Prison n5

INSTALLATION

When Zehra began this graphic account in 2017, she was in prison, deprived of all art supplies, of all paper products allowing her to envisage realizing such a book project. As with all the other creations she undertook in a clandestine manner in a gaol environment, she took advantage of everything she could get hold of in Diyarbakir’s prison N° 5 and, in this case, of the opportunities offered by the partial freedom consisting of correspondence with the outside world.

With complicit assistance from her friend Naz Oke, she used the reverse side of letters written on large sheets of one of her favorite supplies – wrapping paper – sent to her on an almost daily basis. Zehra’s responses to these letters are available in French (Editions des Femmes, November 2019) under the title “Nous aurons aussi des beaux jours”, and also in Italian “Avremo anche noi dei bei giorni” (Fandango, February 2022) and German (Spector Books, spring 2022). As for the original letters, or rather their reverse side, they served as the medium on which she drew her account over a two year period during which they ’escaped’ from prison.  Indeed, all of them left the prison through clandestine means, except for the final page which bears the stamp of the prison administration’s censorship board. The originals were exhibited in 2020 at the Berlin Biennial and then at Kiosk, the art gallery of the Maxime Gorki Theatre.

Thus, the French (Delcourt) and Italian (Becco Giallo) editions of this graphic book “Prison n5” are the outcome of long, clandestine and complicated creative process, supported by a within/without relationship involving solidarity and a collective struggle at both ends.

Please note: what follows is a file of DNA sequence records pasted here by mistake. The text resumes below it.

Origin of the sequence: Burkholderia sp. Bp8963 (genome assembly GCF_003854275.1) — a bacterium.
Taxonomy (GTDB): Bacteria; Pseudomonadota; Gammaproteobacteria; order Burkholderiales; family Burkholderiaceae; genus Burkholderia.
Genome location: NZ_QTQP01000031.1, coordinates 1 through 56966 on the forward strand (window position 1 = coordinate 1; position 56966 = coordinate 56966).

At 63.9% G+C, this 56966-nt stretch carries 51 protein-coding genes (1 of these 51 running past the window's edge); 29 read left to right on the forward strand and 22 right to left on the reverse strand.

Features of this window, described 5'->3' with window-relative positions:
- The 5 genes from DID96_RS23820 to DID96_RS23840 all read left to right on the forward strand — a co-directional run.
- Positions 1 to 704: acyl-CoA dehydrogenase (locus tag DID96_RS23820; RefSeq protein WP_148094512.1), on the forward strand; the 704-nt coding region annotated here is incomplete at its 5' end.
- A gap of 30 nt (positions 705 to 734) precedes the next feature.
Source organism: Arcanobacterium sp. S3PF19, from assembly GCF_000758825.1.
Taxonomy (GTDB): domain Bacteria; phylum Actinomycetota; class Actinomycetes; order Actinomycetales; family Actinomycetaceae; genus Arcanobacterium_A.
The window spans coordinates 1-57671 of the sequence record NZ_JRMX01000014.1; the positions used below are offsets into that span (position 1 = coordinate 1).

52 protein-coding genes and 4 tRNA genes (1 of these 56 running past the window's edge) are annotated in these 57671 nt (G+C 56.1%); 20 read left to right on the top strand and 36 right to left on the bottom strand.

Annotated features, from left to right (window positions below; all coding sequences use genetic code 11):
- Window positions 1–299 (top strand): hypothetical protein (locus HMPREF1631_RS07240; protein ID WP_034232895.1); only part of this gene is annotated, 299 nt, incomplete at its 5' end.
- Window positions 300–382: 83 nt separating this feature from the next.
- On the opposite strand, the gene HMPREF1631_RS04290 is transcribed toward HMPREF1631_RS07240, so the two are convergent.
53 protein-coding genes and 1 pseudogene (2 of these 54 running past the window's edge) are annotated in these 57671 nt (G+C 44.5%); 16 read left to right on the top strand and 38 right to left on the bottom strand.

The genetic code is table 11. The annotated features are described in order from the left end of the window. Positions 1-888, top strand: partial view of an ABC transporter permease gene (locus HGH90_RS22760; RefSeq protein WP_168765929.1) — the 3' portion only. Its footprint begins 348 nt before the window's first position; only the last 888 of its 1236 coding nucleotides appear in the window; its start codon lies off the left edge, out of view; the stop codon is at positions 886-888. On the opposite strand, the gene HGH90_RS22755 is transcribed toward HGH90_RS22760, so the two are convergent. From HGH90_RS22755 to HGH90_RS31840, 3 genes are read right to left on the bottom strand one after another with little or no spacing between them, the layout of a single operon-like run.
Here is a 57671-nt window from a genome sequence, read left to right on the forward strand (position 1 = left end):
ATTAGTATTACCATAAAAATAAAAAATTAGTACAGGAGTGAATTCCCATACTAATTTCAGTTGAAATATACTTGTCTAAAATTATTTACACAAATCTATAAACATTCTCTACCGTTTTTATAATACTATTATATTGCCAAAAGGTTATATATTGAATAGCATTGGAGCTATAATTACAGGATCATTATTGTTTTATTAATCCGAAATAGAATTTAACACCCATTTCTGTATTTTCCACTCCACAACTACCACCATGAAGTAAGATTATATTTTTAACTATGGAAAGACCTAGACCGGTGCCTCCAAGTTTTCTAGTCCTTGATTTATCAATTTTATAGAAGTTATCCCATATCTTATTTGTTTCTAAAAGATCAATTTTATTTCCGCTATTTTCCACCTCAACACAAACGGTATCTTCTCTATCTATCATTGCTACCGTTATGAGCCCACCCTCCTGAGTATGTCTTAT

In 2021, Zehra reproduced on wooden frames twelve blow-ups of pages of the book. These were first exhibited at the Prometeo Gallery in Milan at the end of 2021.


108 original pages (29,7 cm high x 21 cm wide) under plexiglass. Exhibit-ready in the case or, in a different viewing as one-sided vertical views of the drawings, or two-sided vertical views showing the correspondence on the back. Dimensions of the case: height 138 cm, width 105 cm and depth 600 cm.
12 large panels, mixed media on wood. 4 double panels 250 cm (length), 306 cm (width) and 4 solo panels 250 cm (length), 153 cm (width)

(Left) The fascist Turkish regime used Amed gaol as an assimilation school for systemic torture. Psychological and mental torture were also practiced there. One of these was to force the prisoner to write fascist slogans on the walls.

  • Speak in Turkish, you’ll speak a lot
  • Happy is the one who calls himself a Turk One
  • Turk is worth the entire world
  • Each Turk is born a soldier

(Right) This is how they meant to deny prisoners their quality as human beings and deprive them of their identity.

For the Kurdish populations who were already oppressed, the nineties were the period of exiles, but also of class struggle and resistance for their identity.

Exile not only deprives them of their belongings but it also takes their life. Disciminated against in regions of which they do not know the language, they are subjected to racist attacks and exploitation as cheap labor. In these towns, everything has a price, even friendship. Turned into ‘others”, the struggle began. Then, they joined forces with others populations that were oppressed as they were.

When the struggles broke out in the towns, the State organized new assassinations. Disappearances under custody, kidnappings on street corners by unknowns emerging from sinister vehicles, killings, bodies that were never found.

In 1995, at the initiative of Hasan Ocak’s family – one of the disappeared – the families reacted. The mothers met every Saturday in the Galatasaray square in Istanbul. Even if these assemblies are still ongoing today, not one report, not one bone has been recovered. And the “Saturday Mothers” are subjected to police violence to this day.